What motivates acts of betrayal and revenge, two of cinema’s favourite subjects that have been characterised in popular culture in various ways? There is no direct answer to that, but it seems like the attempts to illustrate them as destructive powers had worked out sufficiently thus far. The theme of revenge became somewhat of a speciality of the contemporary South Korean cinema, a genre also called Korean Noir, where a dark, ruthless and cruel world of criminals, including corrupted law officials, frequently dominates the big screen. The Merciless, which was shown also in ‘Official Selection – Out of Competition’ of this year’s Cannes Film Festival, and was written and directed by Byun Sung-hyun, does not bring anything fresh (narrative-wise) to the genre itself, but it presents one imposing thing for sure: a good assemble of actors, including the veteran Sol Kyung-goo (Memoir of a Murderer, The Long Way Home, Hope) and Im Si-wan (One-Line, A Melody To Remember), a K-Pop idol-turned-actor.

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Busan. Jae-ho (Sol Kyung-goo) and Hyun-soo (Im Si-wan) meet in prison and quite quickly build a peculiar and complicated fellowship. Jae-ho is an ambitious, brutal, ageing gangster, who works for an arrogant number one mobster Ko Byung-Chul (Lee Kyoung-Young: New TrailInside Man); Hyun-soo is a youngster with a big mouth, who has secrets of his own. Sol Kyung-goo as the bold villain shines throughout the film, while Im Si-wan successfully proves that he is more than just a pretty face with a voice – his performance is worth paying attention to; it is emotional, sincere and vivid.

While in prison, Jae-ho and Hyun-soo protect each other whilst having their own agenda against one another. The Merciless looks like a complex film, but it is not. It moves quickly from one scene to another, blending past with the present and thus gradually uncovers personas of both criminals. Simultaneously, it also confuses the audience with its slightly topsy-turvy narrative. There are some twists and turns with regards to betrayal and loyalty, but there is nothing to analyze on the psychological level. When it comes to the characters, there is a lack of depth for the protagonists, with no backstory provided and with not much explanation as to why they are the way they are.

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First and foremost, The Merciless showcases the latest trend of hyper-realistic violence, including well-choreographed fight scenes. Without a doubt, this is a technically well-woven production; the steady camera work by Jo Hyung-rae is sound, the eye-level shots are captured in all the right moments, and they successfully emphasize different parts of the film, especially the confrontations between Jae-ho and Hyun-soo.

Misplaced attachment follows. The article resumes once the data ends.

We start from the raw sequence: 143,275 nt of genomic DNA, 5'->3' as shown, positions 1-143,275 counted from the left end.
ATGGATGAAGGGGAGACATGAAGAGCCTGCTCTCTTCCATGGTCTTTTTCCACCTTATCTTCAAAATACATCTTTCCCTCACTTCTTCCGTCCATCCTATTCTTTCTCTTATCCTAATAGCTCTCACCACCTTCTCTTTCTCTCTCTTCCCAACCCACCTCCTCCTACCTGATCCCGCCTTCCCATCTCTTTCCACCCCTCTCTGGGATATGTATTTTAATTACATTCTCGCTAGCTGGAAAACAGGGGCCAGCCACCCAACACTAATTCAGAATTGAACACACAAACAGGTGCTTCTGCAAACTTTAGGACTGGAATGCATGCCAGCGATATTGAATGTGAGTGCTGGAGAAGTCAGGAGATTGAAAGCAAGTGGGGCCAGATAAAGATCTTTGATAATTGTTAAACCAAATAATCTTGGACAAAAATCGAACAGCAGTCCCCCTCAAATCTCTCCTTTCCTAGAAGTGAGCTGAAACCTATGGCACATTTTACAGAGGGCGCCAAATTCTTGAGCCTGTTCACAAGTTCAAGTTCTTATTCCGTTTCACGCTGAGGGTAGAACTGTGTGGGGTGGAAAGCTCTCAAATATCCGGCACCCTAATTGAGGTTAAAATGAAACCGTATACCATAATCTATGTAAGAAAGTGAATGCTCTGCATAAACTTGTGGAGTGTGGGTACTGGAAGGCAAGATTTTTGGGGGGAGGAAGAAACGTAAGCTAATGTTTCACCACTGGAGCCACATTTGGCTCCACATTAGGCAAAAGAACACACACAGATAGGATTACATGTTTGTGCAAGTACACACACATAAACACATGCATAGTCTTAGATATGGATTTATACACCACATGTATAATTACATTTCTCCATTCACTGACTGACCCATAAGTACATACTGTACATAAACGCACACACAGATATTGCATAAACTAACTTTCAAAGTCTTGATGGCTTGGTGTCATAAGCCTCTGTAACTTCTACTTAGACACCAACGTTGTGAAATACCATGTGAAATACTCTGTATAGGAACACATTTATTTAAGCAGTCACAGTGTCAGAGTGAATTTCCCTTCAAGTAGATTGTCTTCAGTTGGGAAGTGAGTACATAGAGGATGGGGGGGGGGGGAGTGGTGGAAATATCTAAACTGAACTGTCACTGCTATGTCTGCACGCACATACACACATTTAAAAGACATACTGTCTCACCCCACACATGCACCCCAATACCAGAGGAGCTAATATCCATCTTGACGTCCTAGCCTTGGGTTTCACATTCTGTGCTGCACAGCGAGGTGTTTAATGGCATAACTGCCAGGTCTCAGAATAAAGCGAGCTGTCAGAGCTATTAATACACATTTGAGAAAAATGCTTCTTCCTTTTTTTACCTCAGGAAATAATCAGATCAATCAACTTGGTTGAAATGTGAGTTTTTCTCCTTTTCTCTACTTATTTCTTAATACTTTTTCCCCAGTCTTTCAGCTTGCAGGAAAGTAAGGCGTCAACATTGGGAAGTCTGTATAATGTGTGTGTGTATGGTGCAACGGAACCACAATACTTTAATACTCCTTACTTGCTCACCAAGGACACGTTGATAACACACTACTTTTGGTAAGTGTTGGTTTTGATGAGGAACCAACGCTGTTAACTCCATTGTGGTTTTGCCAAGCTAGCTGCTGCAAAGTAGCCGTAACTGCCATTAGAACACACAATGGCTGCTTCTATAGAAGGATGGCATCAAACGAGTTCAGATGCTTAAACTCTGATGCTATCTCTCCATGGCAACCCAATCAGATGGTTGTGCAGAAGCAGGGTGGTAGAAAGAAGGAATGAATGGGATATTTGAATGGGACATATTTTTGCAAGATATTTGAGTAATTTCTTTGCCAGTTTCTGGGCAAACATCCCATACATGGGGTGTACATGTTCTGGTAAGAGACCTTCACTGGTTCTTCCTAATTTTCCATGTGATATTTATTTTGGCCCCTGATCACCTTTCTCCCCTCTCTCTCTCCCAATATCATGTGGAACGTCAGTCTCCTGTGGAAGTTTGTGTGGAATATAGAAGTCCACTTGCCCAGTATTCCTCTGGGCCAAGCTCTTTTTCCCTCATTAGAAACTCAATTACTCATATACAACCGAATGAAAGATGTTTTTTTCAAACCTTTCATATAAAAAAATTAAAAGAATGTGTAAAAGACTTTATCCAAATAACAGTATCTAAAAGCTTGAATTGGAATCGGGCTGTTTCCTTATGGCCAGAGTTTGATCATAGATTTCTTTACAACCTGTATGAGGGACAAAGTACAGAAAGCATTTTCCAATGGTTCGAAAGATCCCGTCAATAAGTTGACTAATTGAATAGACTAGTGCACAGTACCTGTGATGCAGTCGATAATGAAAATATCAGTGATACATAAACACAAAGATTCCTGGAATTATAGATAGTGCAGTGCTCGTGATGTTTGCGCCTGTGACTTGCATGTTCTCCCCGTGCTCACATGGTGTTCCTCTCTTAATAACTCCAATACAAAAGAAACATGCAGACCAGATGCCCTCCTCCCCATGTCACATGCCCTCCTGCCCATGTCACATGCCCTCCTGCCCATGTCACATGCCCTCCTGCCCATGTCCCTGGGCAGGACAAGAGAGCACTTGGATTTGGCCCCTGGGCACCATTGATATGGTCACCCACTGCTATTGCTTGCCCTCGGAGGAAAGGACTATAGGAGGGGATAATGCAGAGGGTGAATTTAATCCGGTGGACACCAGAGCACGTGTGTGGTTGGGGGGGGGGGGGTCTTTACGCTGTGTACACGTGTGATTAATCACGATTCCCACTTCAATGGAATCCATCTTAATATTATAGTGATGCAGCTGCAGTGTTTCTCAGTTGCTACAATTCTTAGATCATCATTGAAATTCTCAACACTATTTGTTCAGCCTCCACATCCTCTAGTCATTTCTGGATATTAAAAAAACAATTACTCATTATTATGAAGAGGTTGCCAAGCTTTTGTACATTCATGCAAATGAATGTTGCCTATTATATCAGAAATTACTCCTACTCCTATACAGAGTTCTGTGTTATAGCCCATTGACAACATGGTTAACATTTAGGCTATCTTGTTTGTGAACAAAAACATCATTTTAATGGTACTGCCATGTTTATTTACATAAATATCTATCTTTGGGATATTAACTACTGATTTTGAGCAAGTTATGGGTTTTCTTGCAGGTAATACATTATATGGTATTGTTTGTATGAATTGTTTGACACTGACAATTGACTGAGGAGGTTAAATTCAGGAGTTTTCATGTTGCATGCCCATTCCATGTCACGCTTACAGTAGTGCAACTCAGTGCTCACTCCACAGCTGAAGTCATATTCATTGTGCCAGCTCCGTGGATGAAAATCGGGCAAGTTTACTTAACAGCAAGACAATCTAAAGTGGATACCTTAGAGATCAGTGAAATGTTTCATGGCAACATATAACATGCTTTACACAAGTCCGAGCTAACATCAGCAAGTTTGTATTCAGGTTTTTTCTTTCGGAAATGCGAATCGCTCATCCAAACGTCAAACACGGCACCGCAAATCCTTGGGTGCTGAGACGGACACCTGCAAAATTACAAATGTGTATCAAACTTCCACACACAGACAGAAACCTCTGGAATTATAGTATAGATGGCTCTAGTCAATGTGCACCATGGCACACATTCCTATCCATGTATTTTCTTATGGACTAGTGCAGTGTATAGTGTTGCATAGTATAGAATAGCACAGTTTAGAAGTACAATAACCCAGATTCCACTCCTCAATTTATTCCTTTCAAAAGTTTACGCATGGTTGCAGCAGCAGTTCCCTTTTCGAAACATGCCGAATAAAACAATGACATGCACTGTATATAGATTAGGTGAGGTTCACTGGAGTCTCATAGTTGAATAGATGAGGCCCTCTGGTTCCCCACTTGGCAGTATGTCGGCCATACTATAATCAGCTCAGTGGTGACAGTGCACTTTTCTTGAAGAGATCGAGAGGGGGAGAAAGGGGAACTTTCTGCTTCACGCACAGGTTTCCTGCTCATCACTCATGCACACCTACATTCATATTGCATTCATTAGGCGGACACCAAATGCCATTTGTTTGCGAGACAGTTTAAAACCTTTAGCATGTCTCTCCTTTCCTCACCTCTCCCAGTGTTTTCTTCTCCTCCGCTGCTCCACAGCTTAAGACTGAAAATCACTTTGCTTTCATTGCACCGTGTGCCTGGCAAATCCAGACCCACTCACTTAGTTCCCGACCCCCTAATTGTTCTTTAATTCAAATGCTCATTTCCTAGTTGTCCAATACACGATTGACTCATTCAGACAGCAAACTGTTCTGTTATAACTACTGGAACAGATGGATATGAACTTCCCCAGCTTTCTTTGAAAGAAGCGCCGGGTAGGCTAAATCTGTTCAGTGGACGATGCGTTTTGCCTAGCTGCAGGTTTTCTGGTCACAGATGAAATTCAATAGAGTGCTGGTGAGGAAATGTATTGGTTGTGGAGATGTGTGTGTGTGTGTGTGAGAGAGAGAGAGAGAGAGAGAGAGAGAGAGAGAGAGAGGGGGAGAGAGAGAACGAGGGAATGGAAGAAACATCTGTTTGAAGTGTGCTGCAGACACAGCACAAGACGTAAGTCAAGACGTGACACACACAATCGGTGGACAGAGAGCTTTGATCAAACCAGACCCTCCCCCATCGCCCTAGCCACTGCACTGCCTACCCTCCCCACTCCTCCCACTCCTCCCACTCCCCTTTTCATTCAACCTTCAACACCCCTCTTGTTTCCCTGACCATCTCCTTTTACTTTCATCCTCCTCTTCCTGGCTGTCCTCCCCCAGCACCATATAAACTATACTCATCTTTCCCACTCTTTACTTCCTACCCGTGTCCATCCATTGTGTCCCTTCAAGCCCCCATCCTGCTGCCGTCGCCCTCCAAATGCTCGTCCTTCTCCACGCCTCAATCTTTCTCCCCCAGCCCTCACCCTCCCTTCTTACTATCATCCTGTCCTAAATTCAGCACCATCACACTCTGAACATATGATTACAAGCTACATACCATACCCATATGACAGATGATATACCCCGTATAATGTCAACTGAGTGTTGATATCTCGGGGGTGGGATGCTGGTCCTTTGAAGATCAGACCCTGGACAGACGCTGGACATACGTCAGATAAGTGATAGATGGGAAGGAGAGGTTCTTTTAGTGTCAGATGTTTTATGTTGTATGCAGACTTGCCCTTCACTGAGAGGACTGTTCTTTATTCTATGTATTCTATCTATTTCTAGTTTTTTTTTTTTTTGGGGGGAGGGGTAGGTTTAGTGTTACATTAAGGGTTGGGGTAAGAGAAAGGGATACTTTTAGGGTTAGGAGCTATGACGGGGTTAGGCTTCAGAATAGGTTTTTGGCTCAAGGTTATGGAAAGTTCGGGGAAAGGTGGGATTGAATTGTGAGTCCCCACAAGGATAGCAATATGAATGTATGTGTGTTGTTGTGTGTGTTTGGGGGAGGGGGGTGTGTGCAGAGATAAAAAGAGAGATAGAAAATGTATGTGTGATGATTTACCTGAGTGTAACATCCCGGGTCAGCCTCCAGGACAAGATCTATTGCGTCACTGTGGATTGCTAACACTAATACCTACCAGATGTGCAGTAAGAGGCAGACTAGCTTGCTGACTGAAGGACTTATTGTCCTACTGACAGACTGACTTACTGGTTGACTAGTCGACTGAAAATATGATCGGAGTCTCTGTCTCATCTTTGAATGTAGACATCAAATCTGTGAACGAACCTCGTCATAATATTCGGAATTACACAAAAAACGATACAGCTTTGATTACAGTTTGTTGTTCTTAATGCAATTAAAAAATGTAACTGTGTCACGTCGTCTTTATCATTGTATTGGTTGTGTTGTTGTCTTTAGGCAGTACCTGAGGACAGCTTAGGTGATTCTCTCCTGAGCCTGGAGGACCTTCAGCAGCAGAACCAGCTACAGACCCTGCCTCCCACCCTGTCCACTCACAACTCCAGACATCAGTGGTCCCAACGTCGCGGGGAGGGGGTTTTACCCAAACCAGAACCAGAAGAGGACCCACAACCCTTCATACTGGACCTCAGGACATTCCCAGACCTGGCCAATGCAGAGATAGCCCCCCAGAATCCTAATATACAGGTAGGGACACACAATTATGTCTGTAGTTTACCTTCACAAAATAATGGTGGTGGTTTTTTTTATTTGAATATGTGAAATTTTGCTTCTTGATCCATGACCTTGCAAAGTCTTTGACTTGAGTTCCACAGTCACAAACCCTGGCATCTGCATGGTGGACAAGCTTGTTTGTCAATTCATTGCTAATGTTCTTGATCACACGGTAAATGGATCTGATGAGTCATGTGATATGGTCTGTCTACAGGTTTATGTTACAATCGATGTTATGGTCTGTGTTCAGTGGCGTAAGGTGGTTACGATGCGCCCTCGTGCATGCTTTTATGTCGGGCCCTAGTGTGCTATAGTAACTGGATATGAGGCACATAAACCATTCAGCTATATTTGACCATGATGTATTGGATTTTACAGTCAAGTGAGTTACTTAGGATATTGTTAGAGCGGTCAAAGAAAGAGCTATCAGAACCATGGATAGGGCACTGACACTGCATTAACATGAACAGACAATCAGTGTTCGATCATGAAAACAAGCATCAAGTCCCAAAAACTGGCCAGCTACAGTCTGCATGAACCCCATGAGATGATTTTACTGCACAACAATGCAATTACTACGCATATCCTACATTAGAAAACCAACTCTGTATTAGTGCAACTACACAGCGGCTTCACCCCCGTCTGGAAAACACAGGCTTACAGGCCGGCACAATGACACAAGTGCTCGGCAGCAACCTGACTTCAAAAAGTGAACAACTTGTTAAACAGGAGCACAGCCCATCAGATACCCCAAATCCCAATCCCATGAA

Byun Sung-hyun has departed from his previous, light narratives – My P.S. Partner, a romantic-comedy, and The Beat Goes On, a drama – with an inspired attempt at making a crime thriller. However, the film slightly falls flat when it comes to originality, simply because there are various productions out there that tackle the same ‘prison’ theme: The Prison, A Violent Prosecutor or Gangnam Blues. But even with the lack of inventiveness, The Merciless can bring some pride and joy to the emerging filmmaker and might attract a decent number of viewers – the performances by Sol Kyung-goo and Im Si-wan are exceptional.

Rating: 3 stars

Written by Maggie Gogler

Edited by Sanja Struna

All photos © CJ Entertainment

The review was originally published on November 19, 2017 on http://www.viewofthearts.com

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About viewofkoreancinema

Maggie Gogler is a freelance film producer, production manager and she also works with children. She has a passion for Korean and World Cinema as well as music and arts. Maggie has been interested in cinema since she was 15 and discovered love for Korean films in 2004 when she saw Kim Ki Duk’s The Isle. She supports British and Asian independent film-making and enjoys producing creative and interesting projects. Maggie is the co-founder of View of the Arts and its sister website View of Korean Cinema. Sanja Struna is a freelance translator, occasional writer and a perpetual dreamer. Film is her first and longest-lasting love; since writing is her second, she saw the light a couple of years ago, let the two join hands and entered the field of film journalism. She has honed her knowledge through various film festivals which she either worked for or frequented. She is currently harboring a fascination with all things Korean and condones losing sleep if that means she can watch a good Korean film or drama. Sanja is the editor of View of the Arts and co-founder of View of Korean Cinema.

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